I got a parking ticket yesterday while doing some errands in downtown Oakland. Normally this would upset me, but all I could think is "at least I didn't have a young child who was shot and killed at school today." The school shootings in Connecticut are deeply upsetting. This senseless loss of precious young life reminds me to cherish the life I have, and all the good people who are a part of it, not to waste precious time with anger over small things like parking tickets, and to let go of fears that hold me back from fully embracing the blessings and opportunities that are in my life today. In a moment like this it feels right to pray for the people of Newtown, and to be of service to my community in all the small and large ways that I'm able. So it seems appropriate to respond to a few mending and quilting questions from readers. The first one is a mending question from Ken who sent me this image:
I was searching to find out about mending to restore some of my favorite clothes. I have some Levi's jeans that need mending and a really cool vintage denim Levi's western shirt I have had since late 1980's that is really frayed at the collar. I wanted to learn to repair clothes but first was wondering if it is possible to repair a shirt's collar? Does one need a sewing machine? Your advice would be greatly appreciated. If you want I can send pictures.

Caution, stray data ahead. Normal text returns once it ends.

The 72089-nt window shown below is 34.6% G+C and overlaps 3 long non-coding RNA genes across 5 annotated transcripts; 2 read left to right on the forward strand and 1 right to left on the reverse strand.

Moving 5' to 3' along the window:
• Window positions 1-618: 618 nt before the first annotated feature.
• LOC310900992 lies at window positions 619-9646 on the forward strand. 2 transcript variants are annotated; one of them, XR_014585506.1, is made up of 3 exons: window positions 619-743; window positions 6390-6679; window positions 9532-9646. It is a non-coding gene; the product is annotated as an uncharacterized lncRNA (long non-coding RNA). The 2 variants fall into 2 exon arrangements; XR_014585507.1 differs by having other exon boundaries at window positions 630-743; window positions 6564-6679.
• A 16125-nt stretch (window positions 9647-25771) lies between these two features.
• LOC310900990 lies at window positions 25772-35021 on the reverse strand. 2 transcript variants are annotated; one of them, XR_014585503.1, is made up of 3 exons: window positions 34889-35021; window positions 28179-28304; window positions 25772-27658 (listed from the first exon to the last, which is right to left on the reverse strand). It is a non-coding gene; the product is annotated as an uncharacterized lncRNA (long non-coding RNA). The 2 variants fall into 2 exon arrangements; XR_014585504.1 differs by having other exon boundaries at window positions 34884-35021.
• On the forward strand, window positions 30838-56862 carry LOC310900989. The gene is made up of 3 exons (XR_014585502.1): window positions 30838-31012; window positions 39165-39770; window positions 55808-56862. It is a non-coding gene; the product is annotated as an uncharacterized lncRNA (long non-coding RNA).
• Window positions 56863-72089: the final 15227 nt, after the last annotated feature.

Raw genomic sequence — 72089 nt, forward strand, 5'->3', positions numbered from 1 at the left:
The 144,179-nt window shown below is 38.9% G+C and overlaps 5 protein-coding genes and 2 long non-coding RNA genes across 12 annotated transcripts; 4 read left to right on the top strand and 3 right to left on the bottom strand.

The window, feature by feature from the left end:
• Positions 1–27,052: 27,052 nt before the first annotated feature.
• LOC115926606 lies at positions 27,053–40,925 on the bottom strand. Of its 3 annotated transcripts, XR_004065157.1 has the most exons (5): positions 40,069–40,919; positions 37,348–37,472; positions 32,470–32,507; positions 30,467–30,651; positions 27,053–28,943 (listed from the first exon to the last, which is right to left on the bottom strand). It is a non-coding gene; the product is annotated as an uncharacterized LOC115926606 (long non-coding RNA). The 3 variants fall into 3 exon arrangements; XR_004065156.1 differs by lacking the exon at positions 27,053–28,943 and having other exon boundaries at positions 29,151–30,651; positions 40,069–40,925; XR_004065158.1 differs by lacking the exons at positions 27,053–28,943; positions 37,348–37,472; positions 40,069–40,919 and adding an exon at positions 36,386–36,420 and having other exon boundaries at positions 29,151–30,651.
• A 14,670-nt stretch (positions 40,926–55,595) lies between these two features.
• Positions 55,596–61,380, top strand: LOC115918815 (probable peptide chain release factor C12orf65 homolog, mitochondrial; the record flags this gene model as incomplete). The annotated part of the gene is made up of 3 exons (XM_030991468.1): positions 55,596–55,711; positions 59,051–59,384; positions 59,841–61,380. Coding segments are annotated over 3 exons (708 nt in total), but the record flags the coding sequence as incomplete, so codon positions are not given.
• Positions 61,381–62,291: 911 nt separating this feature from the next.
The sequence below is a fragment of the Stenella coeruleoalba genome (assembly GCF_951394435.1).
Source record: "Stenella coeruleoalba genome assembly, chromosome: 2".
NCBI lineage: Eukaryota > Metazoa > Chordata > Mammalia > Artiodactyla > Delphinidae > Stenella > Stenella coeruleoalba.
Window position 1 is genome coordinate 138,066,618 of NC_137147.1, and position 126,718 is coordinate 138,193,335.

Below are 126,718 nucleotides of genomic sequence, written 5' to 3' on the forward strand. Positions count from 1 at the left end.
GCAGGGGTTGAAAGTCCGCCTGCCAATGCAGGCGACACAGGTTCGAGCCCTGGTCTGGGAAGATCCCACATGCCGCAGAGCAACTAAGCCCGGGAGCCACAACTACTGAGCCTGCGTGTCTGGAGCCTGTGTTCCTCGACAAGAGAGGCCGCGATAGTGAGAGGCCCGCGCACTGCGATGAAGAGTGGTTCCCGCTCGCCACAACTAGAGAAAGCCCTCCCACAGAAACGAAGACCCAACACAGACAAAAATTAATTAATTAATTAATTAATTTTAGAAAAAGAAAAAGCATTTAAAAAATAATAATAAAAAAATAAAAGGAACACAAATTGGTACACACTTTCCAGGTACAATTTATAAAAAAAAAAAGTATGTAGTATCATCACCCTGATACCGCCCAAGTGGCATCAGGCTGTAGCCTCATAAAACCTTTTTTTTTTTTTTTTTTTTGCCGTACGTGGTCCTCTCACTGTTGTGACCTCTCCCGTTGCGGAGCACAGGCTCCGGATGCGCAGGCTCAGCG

No you do not need a sewing machine. Hand sewing will work just as well, but it takes more time. In my opinion, the work of the hand signifies devotion, and there is a certain amount of devotion inherent in wanting to mend a favorite shirt.
There are a several options. Try slipping the gingham fabric behind the frayed fabric and then use running stitches to hold the piece in place and a blanket stitch to secure the frayed edges as I did with the gold and orange fabrics in the image above.
OR do the same thing but without the gingham fabric, just secure the fragile areas with decorative stitching as I did on with the waistband of these jeans.
Or make a couple of long patches from the gingham, turn the edges under and pin them in place. Then appliqué the patches on top of the frayed sections. Use decorative embroidery stitches when sewing the patch in place, to make something beautifully unique out of the worn out places.
Debbie and Michelle both had questions about the binding on Negative Space:
I've been trying to figure out your finishing technique. I don't like to put bindings on my work. How do you finish yours? Could you suggest a tutorial?
I use an invisible or reverse binding on many of my quilts, especially wall hangings. I'm happy to say that I have written and posted an invisible or reverse binding tutorial right here on daintytime.net.
ps. If you have any mending or binding suggestions, please do share your tips in the comments.